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The Eastgate part I

A Virtual Stroll Around the Walls of Chester

The Eastgate part II

The Newgate

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Feastgate in the 1920soregate and Eastgate Streets lay on the line of Watling Street, the Saxon name for the great Roman road which commenced at Dover, passed through London and crossed the country to enter the fortress of Deva at the now-vanished South Gate and leave by the Eastgate, the Porta Principalis Sinistra, on its way to Manchester and York.

(Of particular interest to students of Chester is a chapter in Thomas Codrington's 1903 Roman Roads in Britain dealing with ancient Watling Street, which you may read here)

Right: an evocative view of the City Wall and Eastgate Clock in the 1920s

Eastgate Street and its continuation beyond the Cross, Watergate Street, lie approximately on the line of the main thoroughfare of Roman Deva, the Via Principalis (Chester, incidentally, is the only city in Britain where the main streets are signposted in both English and Latin).

From where we stand, the street extends 220 yards to the Cross and the square tower of St. Peter's Chuch, the site of the southern side of the great Principia, or Roman headquarters building and on again the same distance- the tall spire of Holy Trinity Church in Watergate Street marks the site of the vanished West Gate, or Porta Principalis Dextra. This shows at a glance the extent of the fortress across its narrower side- about 440

Could the Saxon founders of Holy Trinity have utilised a ruined Roman gatehouse adjoining the West Gate of the fortress? A very similar situation existed in what is now the middle of the busy junction of Bridge Street and Grosvenor Street, where for centuries there stood a church dedicated to St. Bridget, which was founded around the year 797 by King Offa on the site of the vanished Roman South Gate, or Porta Praetoria.

Some mighty column bases from the vanished Principia were discovered when the old Shoemaker's Row in Northgate Street was rebuilt and have been preserved. You can inspect them (well worth the effort)- albeit through an inappropriate mass of merchandise, in the basement of what was until recently a clothes shop.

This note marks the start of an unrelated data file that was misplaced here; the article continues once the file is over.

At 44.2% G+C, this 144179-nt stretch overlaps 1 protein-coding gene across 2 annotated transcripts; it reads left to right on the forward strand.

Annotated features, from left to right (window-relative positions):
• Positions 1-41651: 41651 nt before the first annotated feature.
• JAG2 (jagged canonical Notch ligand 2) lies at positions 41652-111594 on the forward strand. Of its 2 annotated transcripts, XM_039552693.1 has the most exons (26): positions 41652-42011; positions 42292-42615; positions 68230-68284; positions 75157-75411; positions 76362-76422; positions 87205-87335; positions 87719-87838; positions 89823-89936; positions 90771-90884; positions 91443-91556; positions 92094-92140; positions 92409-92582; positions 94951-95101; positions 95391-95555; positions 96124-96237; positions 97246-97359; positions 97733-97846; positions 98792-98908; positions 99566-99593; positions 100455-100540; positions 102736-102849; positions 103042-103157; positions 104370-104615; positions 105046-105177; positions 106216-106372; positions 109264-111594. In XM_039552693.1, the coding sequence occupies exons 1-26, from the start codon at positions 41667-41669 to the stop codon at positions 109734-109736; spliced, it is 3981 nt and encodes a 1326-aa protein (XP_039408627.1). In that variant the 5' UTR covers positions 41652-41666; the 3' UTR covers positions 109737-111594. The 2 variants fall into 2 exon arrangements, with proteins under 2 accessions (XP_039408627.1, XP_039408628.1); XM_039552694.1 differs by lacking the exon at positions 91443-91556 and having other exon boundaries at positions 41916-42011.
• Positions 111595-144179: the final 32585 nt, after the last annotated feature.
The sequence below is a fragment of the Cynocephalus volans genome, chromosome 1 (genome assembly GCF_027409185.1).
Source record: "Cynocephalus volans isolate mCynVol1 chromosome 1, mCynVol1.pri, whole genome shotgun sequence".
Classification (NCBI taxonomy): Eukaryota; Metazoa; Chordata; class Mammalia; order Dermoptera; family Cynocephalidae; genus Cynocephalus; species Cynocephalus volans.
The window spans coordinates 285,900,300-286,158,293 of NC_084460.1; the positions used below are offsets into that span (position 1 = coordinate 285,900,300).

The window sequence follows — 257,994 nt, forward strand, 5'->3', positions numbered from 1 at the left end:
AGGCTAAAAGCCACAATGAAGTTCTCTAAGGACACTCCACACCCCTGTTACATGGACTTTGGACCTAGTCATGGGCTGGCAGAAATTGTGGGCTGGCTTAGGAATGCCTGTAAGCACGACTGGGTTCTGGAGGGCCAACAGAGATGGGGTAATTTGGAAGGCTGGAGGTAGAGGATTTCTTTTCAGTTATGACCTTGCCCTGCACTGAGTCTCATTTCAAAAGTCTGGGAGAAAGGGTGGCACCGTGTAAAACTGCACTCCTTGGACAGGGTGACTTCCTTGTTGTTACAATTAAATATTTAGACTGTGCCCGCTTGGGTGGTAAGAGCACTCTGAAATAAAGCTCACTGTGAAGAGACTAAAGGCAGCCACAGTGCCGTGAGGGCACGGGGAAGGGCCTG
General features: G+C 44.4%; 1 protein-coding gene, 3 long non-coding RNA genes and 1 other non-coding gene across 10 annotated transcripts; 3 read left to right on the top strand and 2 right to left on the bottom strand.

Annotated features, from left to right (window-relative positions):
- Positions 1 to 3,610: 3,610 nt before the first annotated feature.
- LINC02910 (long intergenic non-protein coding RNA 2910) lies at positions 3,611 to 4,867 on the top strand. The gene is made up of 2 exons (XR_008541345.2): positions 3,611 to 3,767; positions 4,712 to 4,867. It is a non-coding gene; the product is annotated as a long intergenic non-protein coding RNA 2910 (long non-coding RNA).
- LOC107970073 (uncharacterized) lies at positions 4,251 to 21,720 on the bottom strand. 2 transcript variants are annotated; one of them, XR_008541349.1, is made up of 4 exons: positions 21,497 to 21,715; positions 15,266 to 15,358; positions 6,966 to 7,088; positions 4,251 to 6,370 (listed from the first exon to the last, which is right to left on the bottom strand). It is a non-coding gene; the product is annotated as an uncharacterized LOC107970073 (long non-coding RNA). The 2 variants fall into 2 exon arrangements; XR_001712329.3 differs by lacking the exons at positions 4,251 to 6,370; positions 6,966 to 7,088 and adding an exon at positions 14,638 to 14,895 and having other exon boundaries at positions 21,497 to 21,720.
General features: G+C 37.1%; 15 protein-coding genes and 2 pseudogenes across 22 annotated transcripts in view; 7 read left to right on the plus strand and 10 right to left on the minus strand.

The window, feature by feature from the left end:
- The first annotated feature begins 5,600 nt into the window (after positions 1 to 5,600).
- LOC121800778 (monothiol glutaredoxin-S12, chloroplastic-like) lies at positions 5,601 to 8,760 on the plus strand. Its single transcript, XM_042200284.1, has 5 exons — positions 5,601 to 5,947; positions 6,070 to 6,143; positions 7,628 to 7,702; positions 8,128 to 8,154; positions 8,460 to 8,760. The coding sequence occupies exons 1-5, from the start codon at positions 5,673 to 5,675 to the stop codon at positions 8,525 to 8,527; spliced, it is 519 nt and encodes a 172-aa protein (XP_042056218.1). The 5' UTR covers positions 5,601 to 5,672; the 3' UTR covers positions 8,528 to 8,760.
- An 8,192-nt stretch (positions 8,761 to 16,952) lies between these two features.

From the Cross, the ancient meeting place of the principal streets of Chester, a right turn will take you back to our starting place, the Northgate, a left takes you down Bridge Street to the River Dee and the Bridgegate while continuing strait on into Watergate Street will eventually bring us to the Watergate. On either side, you can see the openings of the remarkable covered galleries known as The Rows, an architectural feature unique to Chester. There are numerous theories as to their view of eastgate streetorigins, for example, that they evolved from the structures that came to be erected, one row above another, on the sloping piles of rubble that lined the main streets in the centuries following the departure of the Legions and the destruction of the buildings within their great fortress. Go here to read Joseph Hemingway's lengthy description of the Rows, written 170 years ago, in 1836 but still entirely recognisable today.

Left: Eastgate Street. When the Prince of Wales, the future Edward VII, visited Chester in 1869 to open the Town Hall, he exclaimed as he seated himself in the Mayor's open carriage, and looked at this view towards the High Cross from the Grosvenor Hotel, " What a glorious picture! "What a beautiful skyline!"

"Chester is a town of balconies. The first impression I received of it was a town whose inhabitants spend a great portion of their lives leaning over old oak galleries, smoking and chatting and watching life go by below them in the streets.
The Rows are simply long, covered arcades formed by running a highway through the first stories of a street of old buildings. You mount from the roadway to the Rows on frequent flights of stone steps and find yourself in the strangest shopping streets in England. Here are the best shops hidden away in the darkness of these ancient arcades, and it is possible to shop dry-shod in the worst weather.
There is a peculiar charm about these Rows. They are not typically medieval, because there is no record of any other street of this kind in the Middle Ages, yet they impart a singular impression of medievalism: through the oak beams which support the galleries you see black-and-white half-timbered houses on the opposite side of the street, with another Row cut through their first floors, on whose balconies people are leaning and talking and regarding the flow of life.
The main streets of Chester give you the impression that a huge galleon has come to anchor there with easy, leisurely passengers leaning on the deck rails"

H. V. Morton: In Search of England 1924

old eastgateYou can read more of Mr Morton's impressions of Chester here.

The Eastgate
The present Eastgate was designed by one Mr Hayden and erected in 1769 at the expense of Richard, Lord Grosvenor. It comprises a plain stone archway with small posterns on either side for pedestrian access. On the outside of the gate are the arms of the Grosvenors and the inscription:


On the west side are displayed the city arms and,